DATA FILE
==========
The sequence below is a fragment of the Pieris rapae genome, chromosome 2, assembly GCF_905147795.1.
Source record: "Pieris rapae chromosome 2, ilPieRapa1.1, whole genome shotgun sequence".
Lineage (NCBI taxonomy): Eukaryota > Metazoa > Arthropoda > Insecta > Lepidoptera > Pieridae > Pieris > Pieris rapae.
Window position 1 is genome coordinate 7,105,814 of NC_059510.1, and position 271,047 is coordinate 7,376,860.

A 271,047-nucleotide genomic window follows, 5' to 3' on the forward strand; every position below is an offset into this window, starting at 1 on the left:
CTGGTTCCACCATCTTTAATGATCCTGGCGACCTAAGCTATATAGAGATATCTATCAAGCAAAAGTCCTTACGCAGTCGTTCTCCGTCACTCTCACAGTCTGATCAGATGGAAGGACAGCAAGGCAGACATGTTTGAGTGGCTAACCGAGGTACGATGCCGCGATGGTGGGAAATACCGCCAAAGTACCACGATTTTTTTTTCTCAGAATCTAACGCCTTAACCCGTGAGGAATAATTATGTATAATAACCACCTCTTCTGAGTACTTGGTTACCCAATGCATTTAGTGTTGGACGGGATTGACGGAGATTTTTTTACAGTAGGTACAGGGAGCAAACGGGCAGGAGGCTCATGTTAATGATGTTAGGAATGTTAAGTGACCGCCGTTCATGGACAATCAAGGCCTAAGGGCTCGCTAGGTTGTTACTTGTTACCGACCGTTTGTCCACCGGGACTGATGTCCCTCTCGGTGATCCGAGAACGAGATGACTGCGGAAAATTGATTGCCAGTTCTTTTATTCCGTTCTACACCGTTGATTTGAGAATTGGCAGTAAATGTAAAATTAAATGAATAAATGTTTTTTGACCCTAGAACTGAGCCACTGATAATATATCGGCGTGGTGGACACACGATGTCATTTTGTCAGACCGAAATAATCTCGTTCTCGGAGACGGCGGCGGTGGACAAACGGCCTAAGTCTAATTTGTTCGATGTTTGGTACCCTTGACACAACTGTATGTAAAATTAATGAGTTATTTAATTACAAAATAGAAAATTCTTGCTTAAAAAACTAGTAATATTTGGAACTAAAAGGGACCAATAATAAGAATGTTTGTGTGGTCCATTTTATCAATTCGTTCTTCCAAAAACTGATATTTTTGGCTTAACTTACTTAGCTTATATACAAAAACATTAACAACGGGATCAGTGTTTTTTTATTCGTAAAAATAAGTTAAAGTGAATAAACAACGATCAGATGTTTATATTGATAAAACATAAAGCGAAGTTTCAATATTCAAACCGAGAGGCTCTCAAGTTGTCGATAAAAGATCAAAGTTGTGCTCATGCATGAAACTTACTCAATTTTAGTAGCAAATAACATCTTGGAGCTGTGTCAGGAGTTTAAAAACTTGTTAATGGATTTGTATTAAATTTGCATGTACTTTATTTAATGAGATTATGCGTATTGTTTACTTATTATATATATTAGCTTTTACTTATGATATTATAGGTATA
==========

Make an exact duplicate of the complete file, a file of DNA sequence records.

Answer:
The sequence below is a fragment of the Pieris rapae genome, chromosome 2, assembly GCF_905147795.1.
Source record: "Pieris rapae chromosome 2, ilPieRapa1.1, whole genome shotgun sequence".
Lineage (NCBI taxonomy): Eukaryota > Metazoa > Arthropoda > Insecta > Lepidoptera > Pieridae > Pieris > Pieris rapae.
Window position 1 is genome coordinate 7,105,814 of NC_059510.1, and position 271,047 is coordinate 7,376,860.

A 271,047-nucleotide genomic window follows, 5' to 3' on the forward strand; every position below is an offset into this window, starting at 1 on the left:
CTGGTTCCACCATCTTTAATGATCCTGGCGACCTAAGCTATATAGAGATATCTATCAAGCAAAAGTCCTTACGCAGTCGTTCTCCGTCACTCTCACAGTCTGATCAGATGGAAGGACAGCAAGGCAGACATGTTTGAGTGGCTAACCGAGGTACGATGCCGCGATGGTGGGAAATACCGCCAAAGTACCACGATTTTTTTTTCTCAGAATCTAACGCCTTAACCCGTGAGGAATAATTATGTATAATAACCACCTCTTCTGAGTACTTGGTTACCCAATGCATTTAGTGTTGGACGGGATTGACGGAGATTTTTTTACAGTAGGTACAGGGAGCAAACGGGCAGGAGGCTCATGTTAATGATGTTAGGAATGTTAAGTGACCGCCGTTCATGGACAATCAAGGCCTAAGGGCTCGCTAGGTTGTTACTTGTTACCGACCGTTTGTCCACCGGGACTGATGTCCCTCTCGGTGATCCGAGAACGAGATGACTGCGGAAAATTGATTGCCAGTTCTTTTATTCCGTTCTACACCGTTGATTTGAGAATTGGCAGTAAATGTAAAATTAAATGAATAAATGTTTTTTGACCCTAGAACTGAGCCACTGATAATATATCGGCGTGGTGGACACACGATGTCATTTTGTCAGACCGAAATAATCTCGTTCTCGGAGACGGCGGCGGTGGACAAACGGCCTAAGTCTAATTTGTTCGATGTTTGGTACCCTTGACACAACTGTATGTAAAATTAATGAGTTATTTAATTACAAAATAGAAAATTCTTGCTTAAAAAACTAGTAATATTTGGAACTAAAAGGGACCAATAATAAGAATGTTTGTGTGGTCCATTTTATCAATTCGTTCTTCCAAAAACTGATATTTTTGGCTTAACTTACTTAGCTTATATACAAAAACATTAACAACGGGATCAGTGTTTTTTTATTCGTAAAAATAAGTTAAAGTGAATAAACAACGATCAGATGTTTATATTGATAAAACATAAAGCGAAGTTTCAATATTCAAACCGAGAGGCTCTCAAGTTGTCGATAAAAGATCAAAGTTGTGCTCATGCATGAAACTTACTCAATTTTAGTAGCAAATAACATCTTGGAGCTGTGTCAGGAGTTTAAAAACTTGTTAATGGATTTGTATTAAATTTGCATGTACTTTATTTAATGAGATTATGCGTATTGTTTACTTATTATATATATTAGCTTTTACTTATGATATTATAGGTATA